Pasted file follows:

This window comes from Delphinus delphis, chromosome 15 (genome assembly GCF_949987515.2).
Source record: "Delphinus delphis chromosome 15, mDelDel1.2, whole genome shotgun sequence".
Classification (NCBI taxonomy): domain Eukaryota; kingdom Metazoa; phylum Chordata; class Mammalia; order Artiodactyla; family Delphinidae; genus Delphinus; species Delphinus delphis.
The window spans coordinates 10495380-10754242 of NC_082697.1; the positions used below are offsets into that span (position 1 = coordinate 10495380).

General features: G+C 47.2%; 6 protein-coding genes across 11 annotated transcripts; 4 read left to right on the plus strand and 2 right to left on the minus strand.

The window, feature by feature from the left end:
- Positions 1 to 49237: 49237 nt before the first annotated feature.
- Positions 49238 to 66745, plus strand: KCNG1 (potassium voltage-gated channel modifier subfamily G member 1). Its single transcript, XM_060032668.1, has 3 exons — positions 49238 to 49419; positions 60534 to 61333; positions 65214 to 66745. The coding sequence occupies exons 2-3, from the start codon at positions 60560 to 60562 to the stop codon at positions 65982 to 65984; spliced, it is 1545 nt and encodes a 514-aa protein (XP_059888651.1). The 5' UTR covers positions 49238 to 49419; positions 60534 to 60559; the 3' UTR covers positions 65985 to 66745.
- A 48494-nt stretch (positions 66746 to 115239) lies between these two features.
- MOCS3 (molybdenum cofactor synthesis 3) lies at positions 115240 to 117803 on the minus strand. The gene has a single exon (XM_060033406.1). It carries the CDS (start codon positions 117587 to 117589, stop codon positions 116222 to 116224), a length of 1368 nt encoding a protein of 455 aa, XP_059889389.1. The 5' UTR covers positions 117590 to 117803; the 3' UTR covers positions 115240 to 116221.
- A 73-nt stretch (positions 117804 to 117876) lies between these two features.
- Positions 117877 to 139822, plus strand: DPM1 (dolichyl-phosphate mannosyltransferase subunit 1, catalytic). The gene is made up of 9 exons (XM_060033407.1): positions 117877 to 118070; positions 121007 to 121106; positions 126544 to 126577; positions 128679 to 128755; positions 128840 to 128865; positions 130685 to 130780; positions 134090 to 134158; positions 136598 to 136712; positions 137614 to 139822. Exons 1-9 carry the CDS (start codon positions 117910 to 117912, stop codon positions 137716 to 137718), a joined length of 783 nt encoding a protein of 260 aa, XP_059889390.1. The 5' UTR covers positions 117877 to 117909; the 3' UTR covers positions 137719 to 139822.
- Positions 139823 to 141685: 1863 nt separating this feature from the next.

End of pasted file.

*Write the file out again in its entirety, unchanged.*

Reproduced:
This window comes from Delphinus delphis, chromosome 15 (genome assembly GCF_949987515.2).
Source record: "Delphinus delphis chromosome 15, mDelDel1.2, whole genome shotgun sequence".
Classification (NCBI taxonomy): domain Eukaryota; kingdom Metazoa; phylum Chordata; class Mammalia; order Artiodactyla; family Delphinidae; genus Delphinus; species Delphinus delphis.
The window spans coordinates 10495380-10754242 of NC_082697.1; the positions used below are offsets into that span (position 1 = coordinate 10495380).

General features: G+C 47.2%; 6 protein-coding genes across 11 annotated transcripts; 4 read left to right on the plus strand and 2 right to left on the minus strand.

The window, feature by feature from the left end:
- Positions 1 to 49237: 49237 nt before the first annotated feature.
- Positions 49238 to 66745, plus strand: KCNG1 (potassium voltage-gated channel modifier subfamily G member 1). Its single transcript, XM_060032668.1, has 3 exons — positions 49238 to 49419; positions 60534 to 61333; positions 65214 to 66745. The coding sequence occupies exons 2-3, from the start codon at positions 60560 to 60562 to the stop codon at positions 65982 to 65984; spliced, it is 1545 nt and encodes a 514-aa protein (XP_059888651.1). The 5' UTR covers positions 49238 to 49419; positions 60534 to 60559; the 3' UTR covers positions 65985 to 66745.
- A 48494-nt stretch (positions 66746 to 115239) lies between these two features.
- MOCS3 (molybdenum cofactor synthesis 3) lies at positions 115240 to 117803 on the minus strand. The gene has a single exon (XM_060033406.1). It carries the CDS (start codon positions 117587 to 117589, stop codon positions 116222 to 116224), a length of 1368 nt encoding a protein of 455 aa, XP_059889389.1. The 5' UTR covers positions 117590 to 117803; the 3' UTR covers positions 115240 to 116221.
- A 73-nt stretch (positions 117804 to 117876) lies between these two features.
- Positions 117877 to 139822, plus strand: DPM1 (dolichyl-phosphate mannosyltransferase subunit 1, catalytic). The gene is made up of 9 exons (XM_060033407.1): positions 117877 to 118070; positions 121007 to 121106; positions 126544 to 126577; positions 128679 to 128755; positions 128840 to 128865; positions 130685 to 130780; positions 134090 to 134158; positions 136598 to 136712; positions 137614 to 139822. Exons 1-9 carry the CDS (start codon positions 117910 to 117912, stop codon positions 137716 to 137718), a joined length of 783 nt encoding a protein of 260 aa, XP_059889390.1. The 5' UTR covers positions 117877 to 117909; the 3' UTR covers positions 137719 to 139822.
- Positions 139823 to 141685: 1863 nt separating this feature from the next.